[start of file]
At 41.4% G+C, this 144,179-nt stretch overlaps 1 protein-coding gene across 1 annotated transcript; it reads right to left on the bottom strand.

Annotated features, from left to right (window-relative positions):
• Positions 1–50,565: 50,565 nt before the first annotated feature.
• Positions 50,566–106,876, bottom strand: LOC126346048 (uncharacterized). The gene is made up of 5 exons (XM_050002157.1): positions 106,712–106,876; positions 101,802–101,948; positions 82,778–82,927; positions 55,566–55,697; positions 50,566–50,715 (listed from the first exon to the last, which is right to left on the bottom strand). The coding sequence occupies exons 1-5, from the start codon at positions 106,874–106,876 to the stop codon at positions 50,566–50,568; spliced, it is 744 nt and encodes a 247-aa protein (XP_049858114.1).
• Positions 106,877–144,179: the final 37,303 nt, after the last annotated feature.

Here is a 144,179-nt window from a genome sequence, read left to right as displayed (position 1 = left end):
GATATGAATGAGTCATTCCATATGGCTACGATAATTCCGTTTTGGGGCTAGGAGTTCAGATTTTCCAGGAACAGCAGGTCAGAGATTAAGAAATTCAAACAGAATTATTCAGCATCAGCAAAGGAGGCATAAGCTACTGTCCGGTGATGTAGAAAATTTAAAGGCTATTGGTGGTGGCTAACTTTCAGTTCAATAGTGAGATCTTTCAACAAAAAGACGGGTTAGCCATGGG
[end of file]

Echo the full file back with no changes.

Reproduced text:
At 41.4% G+C, this 144,179-nt stretch overlaps 1 protein-coding gene across 1 annotated transcript; it reads right to left on the bottom strand.

Annotated features, from left to right (window-relative positions):
• Positions 1–50,565: 50,565 nt before the first annotated feature.
• Positions 50,566–106,876, bottom strand: LOC126346048 (uncharacterized). The gene is made up of 5 exons (XM_050002157.1): positions 106,712–106,876; positions 101,802–101,948; positions 82,778–82,927; positions 55,566–55,697; positions 50,566–50,715 (listed from the first exon to the last, which is right to left on the bottom strand). The coding sequence occupies exons 1-5, from the start codon at positions 106,874–106,876 to the stop codon at positions 50,566–50,568; spliced, it is 744 nt and encodes a 247-aa protein (XP_049858114.1).
• Positions 106,877–144,179: the final 37,303 nt, after the last annotated feature.

Here is a 144,179-nt window from a genome sequence, read left to right as displayed (position 1 = left end):
GATATGAATGAGTCATTCCATATGGCTACGATAATTCCGTTTTGGGGCTAGGAGTTCAGATTTTCCAGGAACAGCAGGTCAGAGATTAAGAAATTCAAACAGAATTATTCAGCATCAGCAAAGGAGGCATAAGCTACTGTCCGGTGATGTAGAAAATTTAAAGGCTATTGGTGGTGGCTAACTTTCAGTTCAATAGTGAGATCTTTCAACAAAAAGACGGGTTAGCCATGGG